The northwestern Iberian Peninsula has been well known for its mineral wealth since classical times, including for gold and for tin. In fact, the Iberian tin belt is the largest in western Europe (covering an area of c.200,000 km2), containing tin deposits that were accessible from ancient times. Nevertheless, few archaeological studies have been dedicated to ancient tin mining in the region, unlike gold mining, for which major mining complexes are known from Roman times (e.g. Las Médulas, N Spain, and Três Minas, N Portugal). In this paper, evidence for tin mining in different periods, from the Bronze Age to modern times, is discussed, based on selected casestudies, using various approaches developed for the study of ancient and modern tin mining, by members of the present Iberian Tin Research Group. An introduction to the geographical and geological contexts of Iberian tin, and the history of investigation on Iberian tin mining, is included.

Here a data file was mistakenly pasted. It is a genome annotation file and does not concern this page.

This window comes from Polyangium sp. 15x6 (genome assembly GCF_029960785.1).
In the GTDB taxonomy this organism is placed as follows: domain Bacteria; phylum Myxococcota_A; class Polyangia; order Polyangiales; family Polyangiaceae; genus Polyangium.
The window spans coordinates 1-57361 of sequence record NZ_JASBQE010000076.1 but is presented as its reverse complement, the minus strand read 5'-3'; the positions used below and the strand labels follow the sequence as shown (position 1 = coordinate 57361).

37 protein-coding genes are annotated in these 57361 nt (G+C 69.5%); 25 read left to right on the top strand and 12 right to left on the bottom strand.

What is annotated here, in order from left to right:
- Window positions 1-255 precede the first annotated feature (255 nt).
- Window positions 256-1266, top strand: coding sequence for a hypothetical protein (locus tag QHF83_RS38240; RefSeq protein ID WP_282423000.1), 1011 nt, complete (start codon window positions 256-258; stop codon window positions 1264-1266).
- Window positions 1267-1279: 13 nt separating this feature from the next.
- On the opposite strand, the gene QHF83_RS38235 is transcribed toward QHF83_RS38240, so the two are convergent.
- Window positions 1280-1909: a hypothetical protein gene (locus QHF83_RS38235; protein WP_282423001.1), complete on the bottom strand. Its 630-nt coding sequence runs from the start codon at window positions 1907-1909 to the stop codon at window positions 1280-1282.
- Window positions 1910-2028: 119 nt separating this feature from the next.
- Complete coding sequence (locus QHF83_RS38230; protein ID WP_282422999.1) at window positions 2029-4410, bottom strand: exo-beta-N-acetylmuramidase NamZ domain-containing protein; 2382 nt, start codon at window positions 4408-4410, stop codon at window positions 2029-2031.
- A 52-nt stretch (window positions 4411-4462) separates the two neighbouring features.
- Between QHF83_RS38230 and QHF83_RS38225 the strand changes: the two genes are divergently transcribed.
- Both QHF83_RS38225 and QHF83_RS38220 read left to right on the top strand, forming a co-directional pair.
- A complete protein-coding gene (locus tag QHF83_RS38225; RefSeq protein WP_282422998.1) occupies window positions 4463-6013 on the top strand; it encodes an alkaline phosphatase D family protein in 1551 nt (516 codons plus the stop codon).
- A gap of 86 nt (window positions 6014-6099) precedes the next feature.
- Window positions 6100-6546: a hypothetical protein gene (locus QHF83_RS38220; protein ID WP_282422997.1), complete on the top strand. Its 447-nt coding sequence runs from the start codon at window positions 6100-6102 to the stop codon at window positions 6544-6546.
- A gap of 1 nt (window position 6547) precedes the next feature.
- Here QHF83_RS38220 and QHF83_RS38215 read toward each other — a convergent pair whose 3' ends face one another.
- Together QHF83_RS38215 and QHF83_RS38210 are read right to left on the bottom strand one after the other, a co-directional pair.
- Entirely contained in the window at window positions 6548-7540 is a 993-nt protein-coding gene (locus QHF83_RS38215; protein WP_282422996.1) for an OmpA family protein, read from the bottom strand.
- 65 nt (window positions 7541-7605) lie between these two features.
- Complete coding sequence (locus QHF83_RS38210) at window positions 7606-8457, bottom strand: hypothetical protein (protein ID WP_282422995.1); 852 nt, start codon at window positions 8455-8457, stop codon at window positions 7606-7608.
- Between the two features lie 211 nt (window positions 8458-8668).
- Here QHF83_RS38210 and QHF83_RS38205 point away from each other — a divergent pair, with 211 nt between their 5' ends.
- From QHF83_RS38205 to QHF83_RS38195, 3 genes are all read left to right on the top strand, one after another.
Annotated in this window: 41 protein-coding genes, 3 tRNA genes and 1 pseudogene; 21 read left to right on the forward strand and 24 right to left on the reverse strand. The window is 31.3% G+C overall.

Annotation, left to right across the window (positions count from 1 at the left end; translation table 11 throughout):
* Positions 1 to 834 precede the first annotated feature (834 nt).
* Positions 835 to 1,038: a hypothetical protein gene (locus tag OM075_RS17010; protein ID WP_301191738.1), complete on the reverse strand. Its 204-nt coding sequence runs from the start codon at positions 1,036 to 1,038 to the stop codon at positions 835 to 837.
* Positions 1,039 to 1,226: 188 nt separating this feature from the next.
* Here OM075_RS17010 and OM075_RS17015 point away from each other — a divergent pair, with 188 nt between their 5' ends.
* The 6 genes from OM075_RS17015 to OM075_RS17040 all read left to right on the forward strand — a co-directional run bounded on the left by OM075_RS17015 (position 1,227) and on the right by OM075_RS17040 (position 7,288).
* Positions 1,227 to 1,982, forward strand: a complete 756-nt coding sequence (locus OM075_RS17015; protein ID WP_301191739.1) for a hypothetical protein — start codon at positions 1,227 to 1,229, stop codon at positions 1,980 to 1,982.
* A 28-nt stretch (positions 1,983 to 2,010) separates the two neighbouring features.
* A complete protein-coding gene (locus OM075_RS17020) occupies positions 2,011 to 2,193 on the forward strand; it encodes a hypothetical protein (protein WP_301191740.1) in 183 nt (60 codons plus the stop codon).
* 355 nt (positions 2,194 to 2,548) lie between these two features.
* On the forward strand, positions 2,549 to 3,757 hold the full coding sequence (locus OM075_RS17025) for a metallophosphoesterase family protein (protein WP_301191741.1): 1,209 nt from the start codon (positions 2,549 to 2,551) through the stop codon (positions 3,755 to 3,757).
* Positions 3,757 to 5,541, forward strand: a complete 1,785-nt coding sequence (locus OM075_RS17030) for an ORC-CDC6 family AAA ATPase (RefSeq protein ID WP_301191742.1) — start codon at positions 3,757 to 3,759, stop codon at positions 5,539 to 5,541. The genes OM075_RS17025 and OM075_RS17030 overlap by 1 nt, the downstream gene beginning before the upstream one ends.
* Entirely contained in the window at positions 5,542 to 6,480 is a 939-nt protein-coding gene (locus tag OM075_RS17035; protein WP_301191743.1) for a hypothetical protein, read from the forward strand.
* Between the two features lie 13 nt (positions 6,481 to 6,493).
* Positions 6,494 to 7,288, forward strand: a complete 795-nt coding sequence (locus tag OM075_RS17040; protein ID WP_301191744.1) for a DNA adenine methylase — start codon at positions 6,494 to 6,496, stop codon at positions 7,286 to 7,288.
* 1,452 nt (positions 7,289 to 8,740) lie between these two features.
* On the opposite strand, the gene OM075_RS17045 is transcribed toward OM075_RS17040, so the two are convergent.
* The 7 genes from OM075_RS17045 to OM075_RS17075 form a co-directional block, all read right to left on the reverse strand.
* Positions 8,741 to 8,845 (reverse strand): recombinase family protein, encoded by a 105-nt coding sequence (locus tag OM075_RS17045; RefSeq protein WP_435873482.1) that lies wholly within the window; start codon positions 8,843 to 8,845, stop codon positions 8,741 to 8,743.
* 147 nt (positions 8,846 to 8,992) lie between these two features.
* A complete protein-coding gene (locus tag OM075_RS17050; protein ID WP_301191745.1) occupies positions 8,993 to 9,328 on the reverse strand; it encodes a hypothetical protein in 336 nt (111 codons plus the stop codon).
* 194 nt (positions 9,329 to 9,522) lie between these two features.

|Conference||The Tinworking Landscape of Dartmoor in a European Context - Prehistory to 20th Century|
|Period||6/05/16 → 11/05/16|